Abstract: Paleoenvironments of Deposition and Salt Location from Paleotectonic Restorations, Seismic-Reflection Data, and Simulations Across the Mississippi Embayment--Gulf of Mexico
Allen Lowrie, Karen Hoffman, Michael A. Fogarty, Christopher G. St. C. Kendall, Don Hicky
Inferences of paleoenvironment of sediment deposition and salt location in various interrelated types across the dynamic Mississippi Embayment-Gulf of Mexico basin are of paramount
importance to petroleum exploration. Paleotectonic restorations have been published for north Louisiana, south Arkansas basin, and offshore western Louisiana. Here a published schematic dip depth section from the Ouchita orogen to Yucatan has been restored, aiding regional visualization and quantification of Louann Salt migration and delineation of paleoenvironments.
Along the Louisiana slope, close-spaced dip bathymetric profiles at 5-mi spacing reveal a series of east-west-oriented sea-floor highs. These highs are known to be underlain by salt at some depth. The highs are continuous across the data set, some 100+ mi. An interpretation is that the Louisiana slope, from shelf break to Sigsbee escarpment, is subdivided into generally continuous lenticular strike-oriented intraslope basins. The uniformity of salt-ridge distribution requires an orderly evolutionary mechanism. Whatever detailed salt migration models are applied, salt migration along paleoslope may have been orderly. Although there is general bathymetric conformity across the Louisiana slope and an implied single originating mechanism, there is heterogeneity of seismic stratigraphy and paleophysiography of outer shelf/upper slope of the east and west Louisiana offshore (Mississippi Canyon contrasted with the Garden Banks/Green Canyon). In the Mississippi Canyon area, the shelf break retreated 6 mi from 10.0 to 8.2 Ma, then advanced 55 mi from 8.2 to 2.8 Ma, followed by a retreat of 30 mi from 2.8 to 0.7 Ma. Since then, the shelf break has advanced 20 mi. The west Louisiana shelf break prograded 100 mi during the last 6.7 m.y. These oscillations are dated from paleontological determinations. Representative seismic sections have been simulated to verify calculated geologic inputs.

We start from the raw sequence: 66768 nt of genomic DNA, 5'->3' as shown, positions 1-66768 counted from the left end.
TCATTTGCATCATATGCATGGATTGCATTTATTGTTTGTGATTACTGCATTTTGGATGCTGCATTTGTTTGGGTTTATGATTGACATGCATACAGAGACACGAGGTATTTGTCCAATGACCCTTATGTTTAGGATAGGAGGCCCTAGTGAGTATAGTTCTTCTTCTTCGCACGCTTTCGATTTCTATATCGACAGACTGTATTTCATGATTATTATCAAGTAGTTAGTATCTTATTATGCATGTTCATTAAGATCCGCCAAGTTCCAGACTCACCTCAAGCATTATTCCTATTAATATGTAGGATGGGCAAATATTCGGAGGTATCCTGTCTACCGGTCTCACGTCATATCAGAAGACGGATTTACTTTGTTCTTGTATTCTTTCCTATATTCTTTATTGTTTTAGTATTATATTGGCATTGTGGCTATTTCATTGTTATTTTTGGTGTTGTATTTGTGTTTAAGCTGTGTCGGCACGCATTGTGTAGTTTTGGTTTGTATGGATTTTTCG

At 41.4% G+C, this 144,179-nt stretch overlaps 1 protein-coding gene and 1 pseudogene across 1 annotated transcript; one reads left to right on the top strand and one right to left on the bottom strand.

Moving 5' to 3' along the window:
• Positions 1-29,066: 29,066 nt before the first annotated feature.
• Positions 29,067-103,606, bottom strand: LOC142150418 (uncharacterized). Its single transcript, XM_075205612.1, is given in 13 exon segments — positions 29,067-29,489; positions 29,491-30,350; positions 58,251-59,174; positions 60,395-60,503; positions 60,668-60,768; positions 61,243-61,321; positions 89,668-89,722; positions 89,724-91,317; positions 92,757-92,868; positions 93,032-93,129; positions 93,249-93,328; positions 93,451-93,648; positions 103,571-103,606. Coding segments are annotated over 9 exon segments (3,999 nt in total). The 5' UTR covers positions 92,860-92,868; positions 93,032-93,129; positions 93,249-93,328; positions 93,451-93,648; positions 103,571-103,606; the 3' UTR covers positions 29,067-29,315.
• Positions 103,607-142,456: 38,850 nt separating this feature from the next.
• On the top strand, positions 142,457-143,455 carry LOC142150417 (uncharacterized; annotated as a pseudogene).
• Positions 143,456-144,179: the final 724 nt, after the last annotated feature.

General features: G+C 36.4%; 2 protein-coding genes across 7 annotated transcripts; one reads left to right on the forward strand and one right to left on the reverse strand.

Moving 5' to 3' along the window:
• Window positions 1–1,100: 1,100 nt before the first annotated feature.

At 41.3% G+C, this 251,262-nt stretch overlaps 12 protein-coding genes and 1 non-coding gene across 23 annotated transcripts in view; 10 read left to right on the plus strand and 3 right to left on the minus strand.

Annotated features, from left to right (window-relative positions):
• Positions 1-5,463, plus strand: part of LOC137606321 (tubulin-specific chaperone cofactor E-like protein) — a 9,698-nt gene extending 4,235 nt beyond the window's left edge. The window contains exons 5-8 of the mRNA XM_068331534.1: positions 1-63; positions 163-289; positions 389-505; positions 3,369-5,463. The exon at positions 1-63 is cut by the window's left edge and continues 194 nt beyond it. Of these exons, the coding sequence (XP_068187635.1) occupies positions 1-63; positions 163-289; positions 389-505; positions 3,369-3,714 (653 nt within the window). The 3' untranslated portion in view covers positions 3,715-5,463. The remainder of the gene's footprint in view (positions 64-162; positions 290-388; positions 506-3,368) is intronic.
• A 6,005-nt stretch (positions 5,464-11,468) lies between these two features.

AAPG Search and Discovery Article #90983©1994 GCAGS and Gulf Coast SEPM 44th Annual Meeting, Austin, Texas, October 6-7, 1994